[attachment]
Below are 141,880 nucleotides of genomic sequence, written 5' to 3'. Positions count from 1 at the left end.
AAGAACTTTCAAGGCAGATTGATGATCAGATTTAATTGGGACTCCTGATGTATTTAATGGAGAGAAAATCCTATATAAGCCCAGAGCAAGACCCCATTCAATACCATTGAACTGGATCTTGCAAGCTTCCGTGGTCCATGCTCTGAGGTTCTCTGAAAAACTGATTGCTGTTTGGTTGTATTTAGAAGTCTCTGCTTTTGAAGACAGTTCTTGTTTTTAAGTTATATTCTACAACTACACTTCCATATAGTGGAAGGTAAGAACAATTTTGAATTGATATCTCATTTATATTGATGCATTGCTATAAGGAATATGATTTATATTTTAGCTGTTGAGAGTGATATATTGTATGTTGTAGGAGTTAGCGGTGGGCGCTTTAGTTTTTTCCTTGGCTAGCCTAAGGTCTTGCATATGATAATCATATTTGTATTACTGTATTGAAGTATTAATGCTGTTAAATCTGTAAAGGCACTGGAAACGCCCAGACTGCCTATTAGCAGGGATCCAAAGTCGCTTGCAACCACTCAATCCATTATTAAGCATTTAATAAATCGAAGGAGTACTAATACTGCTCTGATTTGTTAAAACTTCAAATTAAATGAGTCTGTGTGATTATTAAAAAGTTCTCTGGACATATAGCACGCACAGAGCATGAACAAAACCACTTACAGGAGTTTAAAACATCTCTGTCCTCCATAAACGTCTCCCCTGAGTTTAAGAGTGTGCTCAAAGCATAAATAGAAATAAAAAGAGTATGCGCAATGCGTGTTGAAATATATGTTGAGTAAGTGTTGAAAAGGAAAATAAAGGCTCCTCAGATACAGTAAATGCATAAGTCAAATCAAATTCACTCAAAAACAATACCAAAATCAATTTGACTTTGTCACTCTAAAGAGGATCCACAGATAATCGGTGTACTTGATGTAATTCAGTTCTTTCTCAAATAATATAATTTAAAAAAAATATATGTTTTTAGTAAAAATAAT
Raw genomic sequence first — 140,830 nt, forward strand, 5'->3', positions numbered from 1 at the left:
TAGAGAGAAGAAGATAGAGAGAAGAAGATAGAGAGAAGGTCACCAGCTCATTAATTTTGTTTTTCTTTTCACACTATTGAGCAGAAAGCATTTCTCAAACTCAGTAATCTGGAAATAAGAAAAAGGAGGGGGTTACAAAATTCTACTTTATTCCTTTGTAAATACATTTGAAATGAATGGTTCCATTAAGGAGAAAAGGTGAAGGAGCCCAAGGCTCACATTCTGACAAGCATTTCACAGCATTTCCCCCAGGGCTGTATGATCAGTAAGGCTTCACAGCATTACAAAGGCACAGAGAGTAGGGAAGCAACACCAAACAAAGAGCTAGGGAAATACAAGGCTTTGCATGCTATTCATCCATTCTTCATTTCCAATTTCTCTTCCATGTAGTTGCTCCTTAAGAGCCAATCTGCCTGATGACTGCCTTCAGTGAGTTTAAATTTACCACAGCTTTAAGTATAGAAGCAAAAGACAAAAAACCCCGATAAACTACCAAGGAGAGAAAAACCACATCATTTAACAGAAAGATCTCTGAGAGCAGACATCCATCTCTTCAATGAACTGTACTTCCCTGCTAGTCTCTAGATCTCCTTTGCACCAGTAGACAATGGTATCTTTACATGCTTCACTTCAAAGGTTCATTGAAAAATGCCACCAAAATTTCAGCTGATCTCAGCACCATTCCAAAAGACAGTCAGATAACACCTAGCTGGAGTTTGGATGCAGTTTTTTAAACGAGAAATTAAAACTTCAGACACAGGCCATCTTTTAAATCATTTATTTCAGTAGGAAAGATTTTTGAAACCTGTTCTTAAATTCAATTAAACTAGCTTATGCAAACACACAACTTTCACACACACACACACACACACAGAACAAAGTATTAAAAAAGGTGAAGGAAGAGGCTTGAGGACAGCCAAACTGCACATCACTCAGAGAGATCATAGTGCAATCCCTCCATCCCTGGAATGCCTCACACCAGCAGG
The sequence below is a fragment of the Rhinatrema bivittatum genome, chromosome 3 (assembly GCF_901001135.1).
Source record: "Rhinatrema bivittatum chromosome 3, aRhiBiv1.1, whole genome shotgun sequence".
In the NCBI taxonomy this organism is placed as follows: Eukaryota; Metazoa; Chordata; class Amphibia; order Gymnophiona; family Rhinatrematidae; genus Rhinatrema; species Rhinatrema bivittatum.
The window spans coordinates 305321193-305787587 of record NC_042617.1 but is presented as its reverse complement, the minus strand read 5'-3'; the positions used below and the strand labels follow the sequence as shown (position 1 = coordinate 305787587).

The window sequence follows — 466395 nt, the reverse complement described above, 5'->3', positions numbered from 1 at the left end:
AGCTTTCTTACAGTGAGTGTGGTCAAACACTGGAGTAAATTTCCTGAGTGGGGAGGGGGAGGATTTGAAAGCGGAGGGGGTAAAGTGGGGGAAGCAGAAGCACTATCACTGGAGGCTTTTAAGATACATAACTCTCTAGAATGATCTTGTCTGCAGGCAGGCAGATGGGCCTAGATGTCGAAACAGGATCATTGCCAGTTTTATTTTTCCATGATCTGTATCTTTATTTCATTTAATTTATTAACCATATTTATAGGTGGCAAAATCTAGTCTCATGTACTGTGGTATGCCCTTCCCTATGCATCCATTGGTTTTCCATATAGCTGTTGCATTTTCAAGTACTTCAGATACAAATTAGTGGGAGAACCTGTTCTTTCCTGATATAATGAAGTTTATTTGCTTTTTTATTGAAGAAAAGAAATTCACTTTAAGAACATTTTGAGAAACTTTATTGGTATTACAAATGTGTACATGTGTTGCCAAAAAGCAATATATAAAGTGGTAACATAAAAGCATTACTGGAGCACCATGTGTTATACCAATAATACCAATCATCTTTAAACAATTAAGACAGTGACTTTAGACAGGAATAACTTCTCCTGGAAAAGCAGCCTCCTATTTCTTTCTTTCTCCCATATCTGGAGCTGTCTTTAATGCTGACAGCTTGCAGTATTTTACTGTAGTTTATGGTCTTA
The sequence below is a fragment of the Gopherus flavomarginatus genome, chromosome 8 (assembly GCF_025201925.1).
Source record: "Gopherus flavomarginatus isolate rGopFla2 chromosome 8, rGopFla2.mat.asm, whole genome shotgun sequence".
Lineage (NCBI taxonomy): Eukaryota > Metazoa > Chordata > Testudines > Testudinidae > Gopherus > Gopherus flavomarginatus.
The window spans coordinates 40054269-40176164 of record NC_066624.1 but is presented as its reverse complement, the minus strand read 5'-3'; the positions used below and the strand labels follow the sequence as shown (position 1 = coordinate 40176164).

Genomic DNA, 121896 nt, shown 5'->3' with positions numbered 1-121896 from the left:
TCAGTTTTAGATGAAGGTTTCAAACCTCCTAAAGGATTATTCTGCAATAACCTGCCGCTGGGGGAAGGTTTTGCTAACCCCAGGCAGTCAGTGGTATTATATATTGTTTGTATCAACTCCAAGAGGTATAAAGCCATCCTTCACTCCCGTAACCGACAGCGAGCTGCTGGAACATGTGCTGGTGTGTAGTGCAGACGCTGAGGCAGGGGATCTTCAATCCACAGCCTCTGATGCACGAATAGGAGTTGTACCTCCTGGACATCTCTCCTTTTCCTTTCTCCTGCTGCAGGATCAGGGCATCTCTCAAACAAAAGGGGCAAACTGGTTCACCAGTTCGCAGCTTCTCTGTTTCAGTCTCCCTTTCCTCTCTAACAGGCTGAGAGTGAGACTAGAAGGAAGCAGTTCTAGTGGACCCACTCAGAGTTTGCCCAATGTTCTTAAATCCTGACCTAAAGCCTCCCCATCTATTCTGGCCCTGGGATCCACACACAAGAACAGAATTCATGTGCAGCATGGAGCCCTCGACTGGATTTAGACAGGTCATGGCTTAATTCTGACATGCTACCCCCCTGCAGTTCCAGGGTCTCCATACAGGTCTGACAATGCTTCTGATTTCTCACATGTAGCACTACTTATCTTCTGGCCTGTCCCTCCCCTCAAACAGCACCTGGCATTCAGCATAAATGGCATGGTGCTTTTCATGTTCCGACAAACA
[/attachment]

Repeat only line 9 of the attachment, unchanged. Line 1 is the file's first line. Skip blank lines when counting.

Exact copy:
The window sequence follows — 466395 nt, the reverse complement described above, 5'->3', positions numbered from 1 at the left end: